Donner Lake - The Void


Glenn WillardFebruary 21st 2016


Donner Lake, just west of Truckee, CA. is extremely deep. It fills a partially hidden valley with its languid enigmatic water. With a depth of six hundred feet, it hides its mysteries. The water is very clear and inviting, I have fished, swam, and boated on it. Swimming is by far the most exhilarating. On a weekday morning when most people were at work I dove from its northern bank and swam out away from shore. The bottom dropped away very quickly. At a depth of around 20 feet I saw crawfish on the sandy bottom. The visibility was extremely good. I swam straight down and watched the crays dart away. Returning to the surface for air, I decided to swim farther out. When swimming, it does not matter if the waters depth is just over your head or hundreds of feet – either case is dangerous if your feet cannot reach the bottom. I was a very good swimmer and it did not concern me. Even though I was still reasonably close to shore the water was very deep. I wanted to see how deep. I hyperventilated for a few moments before up ending and diving straight down. Down through the thermal layers, feeling the water grow colder the deeper I went. Visibility seemed like hundreds of feet. Down I went into the depths. Darker and darker the water became as I descended. Nothing but blackness below me. All around me was stillness and silence. On all sides the clear blue water revealed nothingness. I was suspended in weightless nothingness, and suddenly I was lost. This was a space I had not been in before. A new experience, never even dreamed of. I was completely lost and disorientated. I was in a world without air and didn’t know where air was. I panicked. Instinctively I fought my way to the surface and breathed a sigh of relief. Not just relief for having air, but for being once again in a familiar reality. The sight of blue sky, and mountains. The sound of wind in the trees, the calling of birds, even the traffic on the road was reassuring that I was once again in normal reality.

Water is another dimension. When you are total in it with no points of reference, something happens that is inexplicable. I was not prepared for it. My base reaction was for survival. But there is something compelling about the depths. If you are not prepared to surround yourself in silence with no visual points of reference, no sound, no gravity, something happens to the mind. It is used to the constant stimulation of environment. Thinking back on the memory, my panicked state of mind was not so much lack of air as lack of environmental stimulation. I was alone without reference to anything. This is now a state I strive to achieve in my meditations. A state of no reference – nada, nothing, the void, a state of timelessness and unending space. Even words trying to describe it give it boundaries but there are none. The one word that comes close is Zen.

Are we afraid of the void? Do we fear not having distractions? Is emptiness something to be avoided, because of its uncertainty, its unpredictability? How can we overcome this unfounded anxiety? Why don’t we push ourselves forward, beyond it?

This is a goal that is essential to the understanding of self. To get clarity we must experience being clear, without the distractions of environment – even if it is a natural environment such as being out in nature. It is liken to the art of listening. When we are listening – we put our thoughts on hold. There is an unbounded anticipation of no anticipation. (If that makes sense.) We put analyzing, justifying, evaluating on hold. Nothing captures the mind. It is at rest. This is an unnatural state for the mind. As it constantly wants something to deal with, a problem to solve. When we can hold an empty mind, it allows for a higher form of thought to come in. Some say it is channeling. Others say we are tapping into our own higher consciousness. It is exploring new areas of the brain, allowing for new neurological pathways to form., literally an expansion of consciousness, opening to new ideas and the release of old ones.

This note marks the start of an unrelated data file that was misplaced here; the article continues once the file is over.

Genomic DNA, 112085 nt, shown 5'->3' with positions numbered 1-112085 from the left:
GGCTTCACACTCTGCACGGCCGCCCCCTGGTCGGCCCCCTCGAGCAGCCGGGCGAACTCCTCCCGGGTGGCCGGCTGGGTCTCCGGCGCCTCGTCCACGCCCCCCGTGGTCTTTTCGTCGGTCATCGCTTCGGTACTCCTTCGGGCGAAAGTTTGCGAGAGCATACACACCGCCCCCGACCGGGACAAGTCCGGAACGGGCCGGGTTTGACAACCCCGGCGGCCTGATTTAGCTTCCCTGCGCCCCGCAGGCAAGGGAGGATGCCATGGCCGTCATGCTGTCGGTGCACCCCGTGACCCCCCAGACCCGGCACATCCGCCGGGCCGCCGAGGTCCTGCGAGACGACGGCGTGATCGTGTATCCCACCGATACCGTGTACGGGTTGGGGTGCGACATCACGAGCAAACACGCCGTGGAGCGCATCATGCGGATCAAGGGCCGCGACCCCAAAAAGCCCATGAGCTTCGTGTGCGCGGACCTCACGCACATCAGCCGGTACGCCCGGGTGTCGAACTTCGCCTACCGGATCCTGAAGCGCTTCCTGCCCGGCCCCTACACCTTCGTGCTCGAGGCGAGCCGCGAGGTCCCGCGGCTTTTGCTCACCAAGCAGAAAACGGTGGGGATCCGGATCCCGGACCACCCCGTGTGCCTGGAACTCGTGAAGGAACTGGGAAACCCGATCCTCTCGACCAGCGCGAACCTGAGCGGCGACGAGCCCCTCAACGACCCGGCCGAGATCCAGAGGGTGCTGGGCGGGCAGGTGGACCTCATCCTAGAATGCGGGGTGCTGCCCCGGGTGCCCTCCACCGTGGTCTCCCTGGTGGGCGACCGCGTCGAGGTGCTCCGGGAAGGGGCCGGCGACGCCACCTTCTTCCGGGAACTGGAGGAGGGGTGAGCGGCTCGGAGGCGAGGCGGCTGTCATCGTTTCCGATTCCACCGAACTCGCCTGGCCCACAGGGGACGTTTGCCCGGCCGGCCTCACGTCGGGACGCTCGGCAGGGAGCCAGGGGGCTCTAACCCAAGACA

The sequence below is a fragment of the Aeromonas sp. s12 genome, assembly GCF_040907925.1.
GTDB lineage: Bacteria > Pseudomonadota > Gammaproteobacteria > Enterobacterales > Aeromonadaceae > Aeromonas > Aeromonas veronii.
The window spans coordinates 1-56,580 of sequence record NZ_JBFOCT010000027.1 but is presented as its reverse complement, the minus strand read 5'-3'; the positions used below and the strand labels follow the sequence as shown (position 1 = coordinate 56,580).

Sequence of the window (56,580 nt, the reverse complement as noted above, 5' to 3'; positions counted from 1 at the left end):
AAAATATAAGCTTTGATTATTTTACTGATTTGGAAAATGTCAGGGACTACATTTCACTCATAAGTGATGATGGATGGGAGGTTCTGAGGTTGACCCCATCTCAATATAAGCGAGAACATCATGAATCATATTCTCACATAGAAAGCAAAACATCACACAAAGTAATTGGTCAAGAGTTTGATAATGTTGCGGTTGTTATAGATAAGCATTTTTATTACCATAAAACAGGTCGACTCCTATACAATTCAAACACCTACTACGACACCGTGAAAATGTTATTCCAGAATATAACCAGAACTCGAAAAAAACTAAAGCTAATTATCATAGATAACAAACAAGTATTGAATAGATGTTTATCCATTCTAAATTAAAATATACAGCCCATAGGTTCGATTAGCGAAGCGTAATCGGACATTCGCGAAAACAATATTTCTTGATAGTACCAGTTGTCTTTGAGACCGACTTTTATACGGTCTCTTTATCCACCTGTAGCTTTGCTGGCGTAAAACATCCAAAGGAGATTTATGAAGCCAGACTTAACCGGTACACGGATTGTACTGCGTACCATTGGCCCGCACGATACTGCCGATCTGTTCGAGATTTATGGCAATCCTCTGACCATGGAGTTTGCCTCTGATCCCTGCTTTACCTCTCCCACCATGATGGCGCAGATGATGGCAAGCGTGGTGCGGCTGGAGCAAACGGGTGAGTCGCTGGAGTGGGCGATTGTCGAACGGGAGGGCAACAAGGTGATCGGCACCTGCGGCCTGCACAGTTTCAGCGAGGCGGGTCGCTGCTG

Which ideas do we hold on to? Our beliefs. We hold on to the ideas we believe. What if we could let those go? Sometimes beliefs become so rigid. It does not allow new ones to come in.

I once met a man in Sedona, AZ. , that called himself Silver Wolf. He made a very poignant statement that I never forgot. “Beliefs should be like bridges – when we cross them they should be let go of.” A bridge that we carry with us can be a barrier to the next new idea. Hold beliefs lightly so they may be let go of when needed.

Too many people hold on to too many beliefs. They have made their world comfortable by holding on to beliefs of others. They no longer have to think for themselves because someone else has done their thinking for them. Their world is set. It makes sense to them. No changes are needed. They have the world figured out. Therefore they are resistant to change. Change is scary and dangerous. Why venture into new territory when we feel safe and comfortable, even when the sense of safety is an illusion.

Gaining clarity of mind is a way of seeing through the illusion of self limitations we put on ourselves to keep us in a safe zone – to keep us in the box. The box is safe – why venture out? Shattering illusions is scary. Stay in the box – stay in the boat – don’t venture out. Don’t go into the depths. There is freedom in the depths of self. But, few want that freedom because it entails responsibility.

Ahoe!


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